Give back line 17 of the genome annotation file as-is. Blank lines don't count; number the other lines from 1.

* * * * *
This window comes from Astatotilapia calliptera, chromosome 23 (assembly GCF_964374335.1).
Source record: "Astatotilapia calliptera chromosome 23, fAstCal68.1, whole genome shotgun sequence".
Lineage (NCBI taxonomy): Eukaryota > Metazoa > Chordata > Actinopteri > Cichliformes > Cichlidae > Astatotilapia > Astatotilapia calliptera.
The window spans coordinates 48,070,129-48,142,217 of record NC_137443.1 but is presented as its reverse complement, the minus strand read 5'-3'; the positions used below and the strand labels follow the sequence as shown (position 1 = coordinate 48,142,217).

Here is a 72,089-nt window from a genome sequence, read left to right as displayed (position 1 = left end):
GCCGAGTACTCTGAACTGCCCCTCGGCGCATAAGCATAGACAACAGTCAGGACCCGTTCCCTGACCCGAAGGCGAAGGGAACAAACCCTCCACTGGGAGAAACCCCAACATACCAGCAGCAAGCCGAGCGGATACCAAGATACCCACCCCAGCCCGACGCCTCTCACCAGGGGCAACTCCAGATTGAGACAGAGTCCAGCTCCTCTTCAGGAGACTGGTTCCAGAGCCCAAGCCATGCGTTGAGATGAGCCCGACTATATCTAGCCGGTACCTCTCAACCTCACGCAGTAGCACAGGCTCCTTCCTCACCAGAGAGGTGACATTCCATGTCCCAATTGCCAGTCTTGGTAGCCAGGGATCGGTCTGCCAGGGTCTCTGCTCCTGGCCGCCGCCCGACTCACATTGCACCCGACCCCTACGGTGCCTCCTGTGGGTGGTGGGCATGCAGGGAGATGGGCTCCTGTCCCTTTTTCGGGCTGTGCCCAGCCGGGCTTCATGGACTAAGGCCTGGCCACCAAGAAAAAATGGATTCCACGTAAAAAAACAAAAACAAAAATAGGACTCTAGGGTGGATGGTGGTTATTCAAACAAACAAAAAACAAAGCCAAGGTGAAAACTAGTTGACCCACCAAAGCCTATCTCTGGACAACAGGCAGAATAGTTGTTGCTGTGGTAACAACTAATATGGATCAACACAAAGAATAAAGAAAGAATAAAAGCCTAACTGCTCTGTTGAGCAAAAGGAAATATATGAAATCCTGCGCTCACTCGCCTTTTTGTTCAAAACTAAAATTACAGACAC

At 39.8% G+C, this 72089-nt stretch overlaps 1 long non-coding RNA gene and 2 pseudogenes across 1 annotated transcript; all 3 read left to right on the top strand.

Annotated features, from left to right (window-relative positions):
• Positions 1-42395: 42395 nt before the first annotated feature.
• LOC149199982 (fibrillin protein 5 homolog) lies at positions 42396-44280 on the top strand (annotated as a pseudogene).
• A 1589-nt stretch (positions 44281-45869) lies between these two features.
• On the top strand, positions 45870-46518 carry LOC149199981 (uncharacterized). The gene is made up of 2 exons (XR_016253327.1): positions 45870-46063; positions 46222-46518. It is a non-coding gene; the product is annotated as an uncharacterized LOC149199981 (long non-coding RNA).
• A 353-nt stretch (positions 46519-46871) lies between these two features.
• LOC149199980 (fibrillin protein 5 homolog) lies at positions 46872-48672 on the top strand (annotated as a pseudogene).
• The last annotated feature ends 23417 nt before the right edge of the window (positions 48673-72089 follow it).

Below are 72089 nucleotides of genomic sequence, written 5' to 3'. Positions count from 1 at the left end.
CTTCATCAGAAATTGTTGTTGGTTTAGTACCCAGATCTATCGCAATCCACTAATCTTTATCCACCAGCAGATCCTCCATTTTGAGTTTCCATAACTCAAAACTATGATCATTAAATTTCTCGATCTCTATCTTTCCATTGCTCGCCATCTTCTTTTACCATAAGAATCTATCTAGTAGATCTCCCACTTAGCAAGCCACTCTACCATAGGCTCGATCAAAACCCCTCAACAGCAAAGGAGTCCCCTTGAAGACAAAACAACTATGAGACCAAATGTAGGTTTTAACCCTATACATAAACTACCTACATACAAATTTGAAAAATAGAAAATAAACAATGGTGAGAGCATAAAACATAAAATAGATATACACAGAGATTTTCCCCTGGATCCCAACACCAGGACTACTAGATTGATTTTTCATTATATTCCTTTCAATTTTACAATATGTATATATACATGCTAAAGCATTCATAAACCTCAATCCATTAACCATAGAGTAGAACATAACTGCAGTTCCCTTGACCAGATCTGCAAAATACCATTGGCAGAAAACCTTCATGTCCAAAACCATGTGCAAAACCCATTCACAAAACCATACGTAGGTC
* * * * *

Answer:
CTTCATCAGAAATTGTTGTTGGTTTAGTACCCAGATCTATCGCAATCCACTAATCTTTATCCACCAGCAGATCCTCCATTTTGAGTTTCCATAACTCAAAACTATGATCATTAAATTTCTCGATCTCTATCTTTCCATTGCTCGCCATCTTCTTTTACCATAAGAATCTATCTAGTAGATCTCCCACTTAGCAAGCCACTCTACCATAGGCTCGATCAAAACCCCTCAACAGCAAAGGAGTCCCCTTGAAGACAAAACAACTATGAGACCAAATGTAGGTTTTAACCCTATACATAAACTACCTACATACAAATTTGAAAAATAGAAAATAAACAATGGTGAGAGCATAAAACATAAAATAGATATACACAGAGATTTTCCCCTGGATCCCAACACCAGGACTACTAGATTGATTTTTCATTATATTCCTTTCAATTTTACAATATGTATATATACATGCTAAAGCATTCATAAACCTCAATCCATTAACCATAGAGTAGAACATAACTGCAGTTCCCTTGACCAGATCTGCAAAATACCATTGGCAGAAAACCTTCATGTCCAAAACCATGTGCAAAACCCATTCACAAAACCATACGTAGGTC